In the first phase, the program “anticipates having a limited supply of COVID-19 vaccines to distribute, which should ease initial concern over potential long-term storage of vaccine doses,” according to a U.S. Department of Health and Human Services spokesperson. “The intent is to distribute vaccines to state-identified locations when vaccine administration can quickly follow, meaning that frequently the vaccines will be administered before needing to use storage other than the containers the vaccines are shipped in.” The effort includes the CDC, Department of Defense, private sector companies and state governments. 

Florida Volunteers Take Part In COVID-19 Vaccine Trials
A volunteer gets a vaccine as part of the Operation Warp Speed program. Joe Raedle/Getty Images

One Shot Too Many?

One of the other logistical hurdles is that the majority of vaccine candidates require a two-shot regimen, meaning patients get one shot and then must return for a second shot around 3 weeks later. While common vaccines, like the flu, may have pre-filled syringes or one-shot doses, most of the Covid-19 vaccines are going to be shipped in multi-dose vials. That means once providers open the vial, they must use the contents within 24-hours. “If we were to wait for things to be more convenient, thousands and thousands of people would die in the meantime, and that’s not a price we’re willing to pay,” says Moore, who is advising Pfizer.

During a pandemic, the first step is getting a safe and effective vaccine to market, with advancements like one-shot doses coming further down the line. The exception is Johnson & Johnson, which  is one of the only companies that is evaluating both single-dose and two-dose regimens as part of its Phase 3 trial. The company has received $456 million in federal funding for development and $1 billion for the first 100 million doses. 

Covid-19 vaccines will likely need to be given to large numbers of people in one go, so as not to waste any of the product given the temperature and multi-dosing constraints. “Mass vaccination clinics are not not something that we typically think of for routine immunization, but it’s certainly something that public health and healthcare facilities are very familiar with,” Moore says, harkening as far back as the 1950s when the polio vaccine was given to children in school. The first priority will be to inoculate frontline workers taking care of Covid-19 patients, and then moving to high-risk populations. The general public should set realistic expectations, given that the rollout won’t happen overnight. 

Human behavior will also be a factor when it comes to who decides to get immunized and who opts-out.

And even with all of the planning by companies and governments, there will still be some kinks along the way. On average, there is around 5 to 10% general wastage of vaccines, due to a range of issues, varying from incorrect storage temperature to open multidose vials and not having enough patients within the given period, says Yadav, the supply chain expert. “The production of vaccines is largely a technical feat,” he says. “But once it gets out of Pfizer’s factory gate, it’s not just about the logistics science, it starts to get into social science, because human behavior is at play.”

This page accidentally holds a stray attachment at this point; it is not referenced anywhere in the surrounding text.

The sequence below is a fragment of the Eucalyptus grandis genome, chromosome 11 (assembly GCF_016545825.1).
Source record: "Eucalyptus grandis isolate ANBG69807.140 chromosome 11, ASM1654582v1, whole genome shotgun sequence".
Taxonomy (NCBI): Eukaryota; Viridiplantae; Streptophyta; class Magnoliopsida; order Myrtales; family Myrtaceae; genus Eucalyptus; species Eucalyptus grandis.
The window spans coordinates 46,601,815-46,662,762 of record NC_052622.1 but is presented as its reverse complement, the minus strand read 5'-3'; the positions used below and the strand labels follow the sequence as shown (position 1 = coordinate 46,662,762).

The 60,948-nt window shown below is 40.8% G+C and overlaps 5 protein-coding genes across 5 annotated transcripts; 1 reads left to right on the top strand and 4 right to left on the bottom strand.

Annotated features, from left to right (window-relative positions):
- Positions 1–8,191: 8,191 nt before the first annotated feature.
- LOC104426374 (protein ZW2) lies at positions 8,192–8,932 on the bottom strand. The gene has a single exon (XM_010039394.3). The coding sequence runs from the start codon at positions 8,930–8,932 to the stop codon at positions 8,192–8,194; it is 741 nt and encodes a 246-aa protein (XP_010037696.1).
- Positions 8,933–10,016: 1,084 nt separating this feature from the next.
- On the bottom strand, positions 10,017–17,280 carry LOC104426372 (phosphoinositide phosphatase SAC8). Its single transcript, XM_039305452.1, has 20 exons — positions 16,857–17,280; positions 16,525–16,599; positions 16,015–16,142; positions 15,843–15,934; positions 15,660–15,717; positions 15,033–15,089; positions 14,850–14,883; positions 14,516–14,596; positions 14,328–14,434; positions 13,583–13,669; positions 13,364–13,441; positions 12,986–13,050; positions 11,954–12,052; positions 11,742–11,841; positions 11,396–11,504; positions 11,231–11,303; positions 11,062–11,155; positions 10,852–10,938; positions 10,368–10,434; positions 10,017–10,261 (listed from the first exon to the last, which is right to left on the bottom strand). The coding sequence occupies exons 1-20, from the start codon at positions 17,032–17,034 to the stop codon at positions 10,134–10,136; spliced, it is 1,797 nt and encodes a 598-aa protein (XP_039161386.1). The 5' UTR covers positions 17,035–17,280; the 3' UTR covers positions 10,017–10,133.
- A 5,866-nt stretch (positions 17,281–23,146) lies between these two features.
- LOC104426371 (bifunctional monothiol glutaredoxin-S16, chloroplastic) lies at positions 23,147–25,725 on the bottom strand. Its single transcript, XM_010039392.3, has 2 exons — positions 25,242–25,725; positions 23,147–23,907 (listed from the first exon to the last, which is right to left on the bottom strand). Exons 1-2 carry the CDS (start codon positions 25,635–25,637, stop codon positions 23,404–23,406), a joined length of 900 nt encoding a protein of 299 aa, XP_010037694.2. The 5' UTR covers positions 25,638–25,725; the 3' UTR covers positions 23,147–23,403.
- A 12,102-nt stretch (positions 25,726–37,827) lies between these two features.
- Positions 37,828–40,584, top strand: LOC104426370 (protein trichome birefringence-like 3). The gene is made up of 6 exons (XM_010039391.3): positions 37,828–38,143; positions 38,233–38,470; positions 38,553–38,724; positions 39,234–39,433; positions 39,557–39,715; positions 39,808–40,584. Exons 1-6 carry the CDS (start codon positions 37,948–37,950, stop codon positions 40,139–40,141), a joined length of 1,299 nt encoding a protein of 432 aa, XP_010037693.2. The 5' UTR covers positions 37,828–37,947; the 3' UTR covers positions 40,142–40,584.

Human behavior will also be a factor when it comes to who decides to get immunized and who opts-out. The speed at which the companies and government are trying to get Covid-19 vaccines to market means there isn’t the type of long-term data associated with other vaccines. A big unanswered question is “how well does this vaccine work to keep you from getting infected compared to how well does it work to keep you from getting sick?” says Moore. 

One of the biggest issues with Covid-19 is asymptomatic spread, meaning people who don’t show outward signs of a viral infection but are spreading it to others. If the vaccine reduces symptoms but doesn’t stop infection, that means communities would have to continue other protocols, like mask-wearing and social distancing for longer than expected. It’s also not clear for how long immunity might last.

“The public needs to understand why vaccine manufacturers and experts in vaccines think that despite this uncertainty, we feel like it’s a good idea to move forward with vaccinating the public anyway and not waiting,” says Moore. “We will continue to gather information, so that we can address those areas of uncertainty in the months ahead and years ahead, and finally put this pandemic to rest.” Follow me on Twitter or LinkedIn. Send me a secure tip.

Katie Jennings

 Katie Jennings

I am a staff writer at Forbes covering healthcare, with a focus on digital health and new technologies. I was previously a healthcare reporter for POLITICO covering the European Union from Brussels and the New Jersey Statehouse from Trenton. I have also written for the Los Angeles Times and Business Insider. I was a 2019-2020 Knight-Bagehot Fellow in business and economics reporting at Columbia University. Email me at kjennings@forbes.com or find me on Twitter @katiedjennings.

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Associated Press

Pfizer says an early peek at its vaccine data suggests the shots may be 90% effective at preventing COVID-19. This is “the first peek behind the curtain,” says Paul Duprex, director of University of Pittsburgh’s Center for Vaccine Research. (Nov. 9) Subscribe for more Breaking News: http://smarturl.it/AssociatedPress Website: https://apnews.com Twitter: https://twitter.com/AP Facebook: https://facebook.com/APNews Google+: https://plus.google.com/1158922418018… Instagram: https://www.instagram.com/APNews/ ​ You can license this story through AP Archive: http://www.aparchive.com/metadata/you…